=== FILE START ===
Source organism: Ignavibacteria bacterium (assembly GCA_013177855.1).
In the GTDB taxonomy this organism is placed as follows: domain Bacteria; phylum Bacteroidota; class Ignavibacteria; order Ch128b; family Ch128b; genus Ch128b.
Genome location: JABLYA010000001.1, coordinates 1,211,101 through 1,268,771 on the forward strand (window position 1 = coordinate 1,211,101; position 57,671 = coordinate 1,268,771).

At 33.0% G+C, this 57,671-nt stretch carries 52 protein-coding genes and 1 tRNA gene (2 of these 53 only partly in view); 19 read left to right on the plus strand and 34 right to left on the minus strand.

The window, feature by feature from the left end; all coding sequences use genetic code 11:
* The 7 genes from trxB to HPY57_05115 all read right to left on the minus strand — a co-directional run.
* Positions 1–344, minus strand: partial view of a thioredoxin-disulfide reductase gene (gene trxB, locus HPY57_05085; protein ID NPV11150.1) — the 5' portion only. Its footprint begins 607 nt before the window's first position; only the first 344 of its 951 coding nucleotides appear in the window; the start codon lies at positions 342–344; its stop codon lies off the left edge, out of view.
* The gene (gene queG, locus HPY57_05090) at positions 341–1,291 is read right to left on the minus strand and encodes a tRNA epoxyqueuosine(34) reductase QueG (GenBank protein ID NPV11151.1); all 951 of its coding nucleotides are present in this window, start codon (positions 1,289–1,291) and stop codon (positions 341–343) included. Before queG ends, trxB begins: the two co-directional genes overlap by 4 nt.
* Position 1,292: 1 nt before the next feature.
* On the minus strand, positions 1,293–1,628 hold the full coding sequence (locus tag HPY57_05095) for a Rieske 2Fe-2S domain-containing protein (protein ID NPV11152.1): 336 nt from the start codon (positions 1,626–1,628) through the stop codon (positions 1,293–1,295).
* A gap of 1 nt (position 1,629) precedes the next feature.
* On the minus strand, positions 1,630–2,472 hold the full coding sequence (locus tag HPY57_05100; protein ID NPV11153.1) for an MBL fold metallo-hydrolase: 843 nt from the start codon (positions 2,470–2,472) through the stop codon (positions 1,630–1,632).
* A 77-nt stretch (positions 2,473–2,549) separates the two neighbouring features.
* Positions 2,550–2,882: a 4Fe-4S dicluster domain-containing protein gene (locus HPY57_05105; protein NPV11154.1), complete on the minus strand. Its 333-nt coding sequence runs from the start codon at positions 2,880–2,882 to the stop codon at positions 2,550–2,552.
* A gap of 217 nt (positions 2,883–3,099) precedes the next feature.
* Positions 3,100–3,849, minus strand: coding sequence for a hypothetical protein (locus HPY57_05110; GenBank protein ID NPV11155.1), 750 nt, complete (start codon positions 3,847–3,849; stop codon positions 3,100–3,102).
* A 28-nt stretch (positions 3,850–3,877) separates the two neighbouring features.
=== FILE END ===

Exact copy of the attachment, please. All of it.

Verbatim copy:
Source organism: Ignavibacteria bacterium (assembly GCA_013177855.1).
In the GTDB taxonomy this organism is placed as follows: domain Bacteria; phylum Bacteroidota; class Ignavibacteria; order Ch128b; family Ch128b; genus Ch128b.
Genome location: JABLYA010000001.1, coordinates 1,211,101 through 1,268,771 on the forward strand (window position 1 = coordinate 1,211,101; position 57,671 = coordinate 1,268,771).

At 33.0% G+C, this 57,671-nt stretch carries 52 protein-coding genes and 1 tRNA gene (2 of these 53 only partly in view); 19 read left to right on the plus strand and 34 right to left on the minus strand.

The window, feature by feature from the left end; all coding sequences use genetic code 11:
* The 7 genes from trxB to HPY57_05115 all read right to left on the minus strand — a co-directional run.
* Positions 1–344, minus strand: partial view of a thioredoxin-disulfide reductase gene (gene trxB, locus HPY57_05085; protein ID NPV11150.1) — the 5' portion only. Its footprint begins 607 nt before the window's first position; only the first 344 of its 951 coding nucleotides appear in the window; the start codon lies at positions 342–344; its stop codon lies off the left edge, out of view.
* The gene (gene queG, locus HPY57_05090) at positions 341–1,291 is read right to left on the minus strand and encodes a tRNA epoxyqueuosine(34) reductase QueG (GenBank protein ID NPV11151.1); all 951 of its coding nucleotides are present in this window, start codon (positions 1,289–1,291) and stop codon (positions 341–343) included. Before queG ends, trxB begins: the two co-directional genes overlap by 4 nt.
* Position 1,292: 1 nt before the next feature.
* On the minus strand, positions 1,293–1,628 hold the full coding sequence (locus tag HPY57_05095) for a Rieske 2Fe-2S domain-containing protein (protein ID NPV11152.1): 336 nt from the start codon (positions 1,626–1,628) through the stop codon (positions 1,293–1,295).
* A gap of 1 nt (position 1,629) precedes the next feature.
* On the minus strand, positions 1,630–2,472 hold the full coding sequence (locus tag HPY57_05100; protein ID NPV11153.1) for an MBL fold metallo-hydrolase: 843 nt from the start codon (positions 2,470–2,472) through the stop codon (positions 1,630–1,632).
* A 77-nt stretch (positions 2,473–2,549) separates the two neighbouring features.
* Positions 2,550–2,882: a 4Fe-4S dicluster domain-containing protein gene (locus HPY57_05105; protein NPV11154.1), complete on the minus strand. Its 333-nt coding sequence runs from the start codon at positions 2,880–2,882 to the stop codon at positions 2,550–2,552.
* A gap of 217 nt (positions 2,883–3,099) precedes the next feature.
* Positions 3,100–3,849, minus strand: coding sequence for a hypothetical protein (locus HPY57_05110; GenBank protein ID NPV11155.1), 750 nt, complete (start codon positions 3,847–3,849; stop codon positions 3,100–3,102).
* A 28-nt stretch (positions 3,850–3,877) separates the two neighbouring features.